Brenda Thompson Credit: James Foster/Sun-Times

A state commission that was created to help African-American families is in limbo amid a debate about whether the group even exists—and whether the groups it promised money to will ever get paid.

The African American Family Commission was launched 25 years ago to help find Chicago families to care for the disproportionate numbers of black children who were living in foster care, group homes, or in out-of-state centers where they were locked in. Its mission expanded in 2014 to develop ways to strengthen and preserve African-American families, family economics, workforce participation, health status, safety, education, training and quality of life.

A spokesman for Governor Bruce Rauner’s office, Rachel Bold, said last week the agency is still active and that it could be part of the state’s strategy in helping minority families.

But former commission members say it has been basically abandoned and out of operation since late 2016, when it held its last meeting. An online list of the commission’s members shows five of 15 seats on the board have long sat empty.

The problem dates back to 2015, during the stalemate over the state budget and a grant-spending investigation.

Helen Wakefield, a retired lawyer from South Shore who served as a community member on the commission from 2013 until mid-2016, said the commission never got the budget it was promised.

The Illinois attorney general’s office had investigated the business practices and money management of black-owned nonprofit organizations who had gotten grant money during former governor Pat Quinn’s tenure. Some of those nonprofits served as community members on the commission.

But the commission itself was never directly in control of any funding. Indeed, after the investigation, Wakefield said the commission sought to highlight the great work done by black nonprofits, provide training to its community members, and work with the state of Illinois to revamp AAFC’s grant funding and oversight processes.

The commission held a summit (the same day that Rauner presented his 2015-2016 state budget) to present its Illinois Black Agenda, show that African-American businesses, organizations and nonprofits were a strong and viable force, and to demand it received its $4 million in earmarked funds.

After the economic summit, Wakefield said, “All of a sudden, the commission’s phones didn’t go through and the e-mail never worked.

“The AAFC was created to advocate for black businesses, nonprofits, and organizations to receive its fair share of mandated Illinois budgetary funding,” she said. “However, its existence has been killed by governmental opposition and politics. [It is now] no longer available as a viable resource or hub for the African-American community.”

Justina Winfrey of Austin, who served on the commission’s housing committee until the end of 2016, said Rauner’s office told the commission that it would no longer be funded.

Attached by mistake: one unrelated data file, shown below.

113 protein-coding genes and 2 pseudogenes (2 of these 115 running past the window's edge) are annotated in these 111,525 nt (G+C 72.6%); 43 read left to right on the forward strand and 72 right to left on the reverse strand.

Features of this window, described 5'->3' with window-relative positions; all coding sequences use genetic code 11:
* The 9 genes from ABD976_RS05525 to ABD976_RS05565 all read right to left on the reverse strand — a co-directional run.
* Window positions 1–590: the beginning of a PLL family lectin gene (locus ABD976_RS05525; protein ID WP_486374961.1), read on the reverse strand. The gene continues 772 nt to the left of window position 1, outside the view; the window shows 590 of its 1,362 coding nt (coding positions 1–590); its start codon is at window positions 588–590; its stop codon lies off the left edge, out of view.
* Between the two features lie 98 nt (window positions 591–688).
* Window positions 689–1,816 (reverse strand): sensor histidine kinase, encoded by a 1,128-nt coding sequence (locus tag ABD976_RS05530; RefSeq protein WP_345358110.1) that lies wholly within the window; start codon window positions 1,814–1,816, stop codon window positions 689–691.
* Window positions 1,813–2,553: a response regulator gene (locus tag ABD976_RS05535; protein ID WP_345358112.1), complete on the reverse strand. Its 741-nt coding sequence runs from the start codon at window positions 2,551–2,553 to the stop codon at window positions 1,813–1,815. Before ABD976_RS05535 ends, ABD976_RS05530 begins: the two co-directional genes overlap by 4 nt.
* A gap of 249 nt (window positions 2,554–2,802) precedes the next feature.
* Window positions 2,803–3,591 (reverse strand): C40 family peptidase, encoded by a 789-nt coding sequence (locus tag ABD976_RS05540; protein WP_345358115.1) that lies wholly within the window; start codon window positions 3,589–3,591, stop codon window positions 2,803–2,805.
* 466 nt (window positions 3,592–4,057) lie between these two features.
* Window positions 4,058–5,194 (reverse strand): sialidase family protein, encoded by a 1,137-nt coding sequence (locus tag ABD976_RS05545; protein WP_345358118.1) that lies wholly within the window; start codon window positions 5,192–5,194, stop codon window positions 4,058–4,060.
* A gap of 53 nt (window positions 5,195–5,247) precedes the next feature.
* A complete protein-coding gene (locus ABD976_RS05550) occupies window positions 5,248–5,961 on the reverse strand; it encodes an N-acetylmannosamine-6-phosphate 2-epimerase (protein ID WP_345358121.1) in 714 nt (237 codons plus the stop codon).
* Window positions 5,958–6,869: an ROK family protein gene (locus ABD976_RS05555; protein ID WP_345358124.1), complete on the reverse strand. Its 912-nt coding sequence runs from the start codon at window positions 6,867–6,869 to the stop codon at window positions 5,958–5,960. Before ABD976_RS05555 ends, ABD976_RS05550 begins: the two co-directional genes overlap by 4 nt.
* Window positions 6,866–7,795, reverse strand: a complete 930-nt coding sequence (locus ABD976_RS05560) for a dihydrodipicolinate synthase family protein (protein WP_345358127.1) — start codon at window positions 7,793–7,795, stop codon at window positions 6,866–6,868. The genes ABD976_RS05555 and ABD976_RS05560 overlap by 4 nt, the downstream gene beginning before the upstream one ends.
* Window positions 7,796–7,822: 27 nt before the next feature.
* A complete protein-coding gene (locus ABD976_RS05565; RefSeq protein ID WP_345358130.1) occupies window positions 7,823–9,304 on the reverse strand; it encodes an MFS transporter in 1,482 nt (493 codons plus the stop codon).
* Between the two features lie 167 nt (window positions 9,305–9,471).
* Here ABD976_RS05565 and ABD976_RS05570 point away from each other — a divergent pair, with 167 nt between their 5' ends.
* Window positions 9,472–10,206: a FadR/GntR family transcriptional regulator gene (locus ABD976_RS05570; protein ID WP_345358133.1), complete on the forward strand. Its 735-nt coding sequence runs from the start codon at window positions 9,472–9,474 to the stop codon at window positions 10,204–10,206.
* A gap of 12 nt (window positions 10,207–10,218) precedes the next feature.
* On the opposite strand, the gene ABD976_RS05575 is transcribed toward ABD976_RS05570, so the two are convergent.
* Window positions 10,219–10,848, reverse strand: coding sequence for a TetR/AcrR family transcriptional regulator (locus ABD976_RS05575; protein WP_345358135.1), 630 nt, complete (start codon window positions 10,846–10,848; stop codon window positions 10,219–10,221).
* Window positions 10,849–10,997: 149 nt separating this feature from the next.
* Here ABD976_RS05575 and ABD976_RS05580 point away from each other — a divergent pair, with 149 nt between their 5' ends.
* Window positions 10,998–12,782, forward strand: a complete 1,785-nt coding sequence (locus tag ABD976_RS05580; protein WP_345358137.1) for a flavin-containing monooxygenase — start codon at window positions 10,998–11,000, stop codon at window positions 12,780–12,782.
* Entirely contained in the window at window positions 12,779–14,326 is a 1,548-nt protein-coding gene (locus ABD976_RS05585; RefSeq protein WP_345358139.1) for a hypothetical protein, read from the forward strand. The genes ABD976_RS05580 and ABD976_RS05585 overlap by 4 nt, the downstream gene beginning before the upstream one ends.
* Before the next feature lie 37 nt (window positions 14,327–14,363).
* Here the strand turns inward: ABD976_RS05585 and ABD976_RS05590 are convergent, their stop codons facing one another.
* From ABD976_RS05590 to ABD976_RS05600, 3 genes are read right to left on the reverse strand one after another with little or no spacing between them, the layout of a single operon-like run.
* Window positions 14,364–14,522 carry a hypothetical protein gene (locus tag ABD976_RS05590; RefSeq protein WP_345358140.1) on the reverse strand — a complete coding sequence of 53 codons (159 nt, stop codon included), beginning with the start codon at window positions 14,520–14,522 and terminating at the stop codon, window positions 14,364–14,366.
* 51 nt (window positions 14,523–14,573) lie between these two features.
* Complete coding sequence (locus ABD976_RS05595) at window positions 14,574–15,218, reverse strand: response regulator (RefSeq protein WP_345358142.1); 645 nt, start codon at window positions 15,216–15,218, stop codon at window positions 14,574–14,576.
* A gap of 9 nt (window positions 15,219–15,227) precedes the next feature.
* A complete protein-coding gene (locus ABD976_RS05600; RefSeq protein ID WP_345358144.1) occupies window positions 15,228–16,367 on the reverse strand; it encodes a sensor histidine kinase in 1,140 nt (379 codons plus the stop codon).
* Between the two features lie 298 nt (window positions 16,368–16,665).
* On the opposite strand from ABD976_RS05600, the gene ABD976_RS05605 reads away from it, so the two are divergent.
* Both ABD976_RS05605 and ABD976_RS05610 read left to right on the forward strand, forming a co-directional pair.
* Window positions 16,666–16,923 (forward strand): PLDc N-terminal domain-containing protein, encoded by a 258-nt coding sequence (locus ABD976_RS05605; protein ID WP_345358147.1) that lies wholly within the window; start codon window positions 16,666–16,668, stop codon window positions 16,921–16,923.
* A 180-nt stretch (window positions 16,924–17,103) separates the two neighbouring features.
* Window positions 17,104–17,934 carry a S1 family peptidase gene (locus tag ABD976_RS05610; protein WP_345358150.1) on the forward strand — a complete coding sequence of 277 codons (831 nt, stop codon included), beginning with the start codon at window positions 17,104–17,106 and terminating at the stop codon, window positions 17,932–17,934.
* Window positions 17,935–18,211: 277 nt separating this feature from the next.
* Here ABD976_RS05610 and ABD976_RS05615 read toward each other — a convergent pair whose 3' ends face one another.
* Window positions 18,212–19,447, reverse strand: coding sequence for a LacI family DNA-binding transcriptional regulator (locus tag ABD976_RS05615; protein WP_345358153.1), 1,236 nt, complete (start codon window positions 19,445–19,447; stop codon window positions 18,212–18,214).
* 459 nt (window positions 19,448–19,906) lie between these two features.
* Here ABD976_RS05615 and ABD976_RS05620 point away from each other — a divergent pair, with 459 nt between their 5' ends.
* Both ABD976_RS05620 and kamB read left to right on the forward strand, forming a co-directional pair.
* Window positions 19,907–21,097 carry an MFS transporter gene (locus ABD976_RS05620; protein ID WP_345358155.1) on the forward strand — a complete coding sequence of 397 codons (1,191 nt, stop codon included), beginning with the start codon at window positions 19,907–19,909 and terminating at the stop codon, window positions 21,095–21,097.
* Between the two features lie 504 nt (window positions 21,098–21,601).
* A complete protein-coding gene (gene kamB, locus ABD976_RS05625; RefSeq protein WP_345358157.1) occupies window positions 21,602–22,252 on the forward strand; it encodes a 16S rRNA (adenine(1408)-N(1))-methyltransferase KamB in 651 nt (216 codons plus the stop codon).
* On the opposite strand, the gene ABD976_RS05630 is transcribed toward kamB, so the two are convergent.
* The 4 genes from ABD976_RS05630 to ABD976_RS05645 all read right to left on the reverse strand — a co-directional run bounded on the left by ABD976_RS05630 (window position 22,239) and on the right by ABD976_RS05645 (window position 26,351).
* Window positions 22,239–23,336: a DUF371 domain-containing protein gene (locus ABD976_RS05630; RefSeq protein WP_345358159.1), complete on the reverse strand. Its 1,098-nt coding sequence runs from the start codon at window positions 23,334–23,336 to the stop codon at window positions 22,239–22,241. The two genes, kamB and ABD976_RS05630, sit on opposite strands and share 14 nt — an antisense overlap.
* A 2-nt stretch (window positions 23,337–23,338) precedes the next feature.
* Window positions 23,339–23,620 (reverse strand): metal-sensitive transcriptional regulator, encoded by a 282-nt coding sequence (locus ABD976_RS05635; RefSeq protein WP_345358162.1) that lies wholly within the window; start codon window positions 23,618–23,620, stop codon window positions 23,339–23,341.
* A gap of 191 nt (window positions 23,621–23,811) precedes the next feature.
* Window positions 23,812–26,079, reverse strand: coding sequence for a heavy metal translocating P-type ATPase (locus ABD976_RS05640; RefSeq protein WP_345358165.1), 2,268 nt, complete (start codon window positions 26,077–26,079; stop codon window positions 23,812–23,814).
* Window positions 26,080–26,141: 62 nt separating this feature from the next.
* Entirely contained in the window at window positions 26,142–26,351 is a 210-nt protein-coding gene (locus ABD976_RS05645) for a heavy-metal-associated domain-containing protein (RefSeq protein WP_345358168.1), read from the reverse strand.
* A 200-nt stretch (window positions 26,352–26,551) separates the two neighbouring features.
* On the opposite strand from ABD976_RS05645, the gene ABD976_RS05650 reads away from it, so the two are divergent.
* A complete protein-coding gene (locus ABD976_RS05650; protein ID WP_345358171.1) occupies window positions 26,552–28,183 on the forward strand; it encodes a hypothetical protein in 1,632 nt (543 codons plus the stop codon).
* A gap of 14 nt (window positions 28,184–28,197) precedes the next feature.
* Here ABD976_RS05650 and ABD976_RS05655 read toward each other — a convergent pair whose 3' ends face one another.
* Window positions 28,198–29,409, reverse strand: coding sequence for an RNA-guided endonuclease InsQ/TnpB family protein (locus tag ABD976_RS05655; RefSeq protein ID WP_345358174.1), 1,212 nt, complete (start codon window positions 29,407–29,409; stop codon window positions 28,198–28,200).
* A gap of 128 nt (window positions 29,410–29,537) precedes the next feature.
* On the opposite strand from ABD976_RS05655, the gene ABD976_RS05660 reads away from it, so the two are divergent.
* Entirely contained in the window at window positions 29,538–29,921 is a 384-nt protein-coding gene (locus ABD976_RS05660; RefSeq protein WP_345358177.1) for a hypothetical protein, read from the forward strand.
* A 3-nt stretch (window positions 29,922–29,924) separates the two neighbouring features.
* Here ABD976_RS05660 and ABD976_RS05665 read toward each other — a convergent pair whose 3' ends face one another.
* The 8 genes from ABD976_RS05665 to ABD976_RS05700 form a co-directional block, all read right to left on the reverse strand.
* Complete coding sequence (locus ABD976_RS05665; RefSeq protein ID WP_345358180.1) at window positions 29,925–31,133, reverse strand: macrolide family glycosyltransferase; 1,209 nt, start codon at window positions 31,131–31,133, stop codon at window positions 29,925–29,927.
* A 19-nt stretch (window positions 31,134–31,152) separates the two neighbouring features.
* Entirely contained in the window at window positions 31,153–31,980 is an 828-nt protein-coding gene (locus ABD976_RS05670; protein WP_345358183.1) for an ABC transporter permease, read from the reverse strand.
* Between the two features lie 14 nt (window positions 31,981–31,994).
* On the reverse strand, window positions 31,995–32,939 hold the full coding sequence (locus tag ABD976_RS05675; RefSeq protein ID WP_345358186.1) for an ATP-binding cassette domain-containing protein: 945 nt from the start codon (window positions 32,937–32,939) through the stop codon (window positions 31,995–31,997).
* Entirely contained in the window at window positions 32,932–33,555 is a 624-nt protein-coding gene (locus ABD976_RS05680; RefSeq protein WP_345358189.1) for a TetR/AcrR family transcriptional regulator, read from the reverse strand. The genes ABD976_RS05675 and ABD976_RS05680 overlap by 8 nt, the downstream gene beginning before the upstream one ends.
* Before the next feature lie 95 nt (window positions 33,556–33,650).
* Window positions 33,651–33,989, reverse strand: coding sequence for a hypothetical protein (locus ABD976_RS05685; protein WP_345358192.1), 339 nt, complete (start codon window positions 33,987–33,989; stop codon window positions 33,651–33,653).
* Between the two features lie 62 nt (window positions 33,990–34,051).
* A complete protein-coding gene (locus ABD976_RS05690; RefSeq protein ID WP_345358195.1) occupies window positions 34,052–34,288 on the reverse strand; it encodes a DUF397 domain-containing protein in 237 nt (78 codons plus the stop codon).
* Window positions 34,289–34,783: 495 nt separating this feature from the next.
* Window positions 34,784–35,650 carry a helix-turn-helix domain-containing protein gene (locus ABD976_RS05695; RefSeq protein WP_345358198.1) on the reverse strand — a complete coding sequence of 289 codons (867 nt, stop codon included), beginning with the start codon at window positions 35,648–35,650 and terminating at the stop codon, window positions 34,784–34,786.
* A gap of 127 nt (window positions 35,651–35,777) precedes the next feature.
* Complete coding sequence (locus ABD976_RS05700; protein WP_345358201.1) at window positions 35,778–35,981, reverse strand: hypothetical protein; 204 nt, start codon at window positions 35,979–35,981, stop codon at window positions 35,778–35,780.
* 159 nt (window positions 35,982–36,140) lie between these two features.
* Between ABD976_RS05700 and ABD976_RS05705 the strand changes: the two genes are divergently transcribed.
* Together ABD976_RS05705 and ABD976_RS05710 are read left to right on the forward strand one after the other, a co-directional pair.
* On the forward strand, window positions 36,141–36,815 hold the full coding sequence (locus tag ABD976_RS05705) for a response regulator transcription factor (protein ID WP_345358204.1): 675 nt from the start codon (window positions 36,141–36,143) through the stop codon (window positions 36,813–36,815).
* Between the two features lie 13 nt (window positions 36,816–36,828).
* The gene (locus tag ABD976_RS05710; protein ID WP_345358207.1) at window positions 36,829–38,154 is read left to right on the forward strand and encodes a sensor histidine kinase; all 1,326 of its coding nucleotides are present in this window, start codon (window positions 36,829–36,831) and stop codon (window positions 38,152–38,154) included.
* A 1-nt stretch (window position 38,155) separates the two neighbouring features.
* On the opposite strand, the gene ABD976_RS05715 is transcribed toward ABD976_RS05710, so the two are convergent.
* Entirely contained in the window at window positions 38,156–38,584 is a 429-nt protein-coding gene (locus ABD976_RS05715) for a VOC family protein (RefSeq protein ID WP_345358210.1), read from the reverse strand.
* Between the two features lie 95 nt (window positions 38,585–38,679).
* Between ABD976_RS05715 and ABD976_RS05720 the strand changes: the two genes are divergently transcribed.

Illinois Department of Commerce spokeswoman Jacquelyn Reineke on Friday wouldn’t confirm whether the commission was still operational, but said in a statement that “all capital grants”—which the commission gave to community groups—were suspended in March of 2015.

“The commission was notified of the suspension by the Department of Commerce and advised to halt spending and to not take on any new obligations,” she said.

The uncertainty over whether the commission will ever resume operations is costing companies and agencies that help protect vulnerable African-American children.

One group affected is E.M. Branch & Associates at 11111 S. Western Ave. in Morgan Park. The African-American-owned company is known for helping develop a supervised visitation program for domestic violence victims and their families that’s become a national model.

Brenda T. Thompson, a Bronzeville native who operates the company, says she got word that E.M. Branch had won a $25,000 grant in August of 2015.

The letter, from commission executive director Michael Holmes, said E.M. Branch “has shown great readiness and a solid foundation for our investment. Unfortunately, the budget stalemate has impacted the [commission’s] ability to release grant funds. We remain vigilant in our advocacy efforts for the Community and Economic Development Grant program and will continue to update you as information becomes available.”

Thompson said she learned from the commission that its staff members were not being paid by the state, so were unable to advocate for businesses such as hers who were in desperate need of funding—even though, essentially, that was why the grant program was created.

Over the past two and a half years, Thompson has continued to inquire about the grant. She said she was told by the governor’s office that funds still were not being released because of the state’s budget woes.

“Our expenses [are] continuing to increase, and we’re always struggling,” she said last week. “We have no shortage of clients—there aren’t a lot of people who do what we do from an African-American perspective—but we do have a shortage of funding sources.”

Ernest Webb Jr., a licensed clinical social worker in south-suburban Homewood who served on the committee that created the commission decades ago, said he believes Rauner has used the state’s funding crisis as cover to stop funding the commission because African-American issues aren’t important to the governor.

“If [he’s] going to close it down, it’s not a priority,” Webb said.

Replied Bold, “We believe in improving outcomes for African-American families.”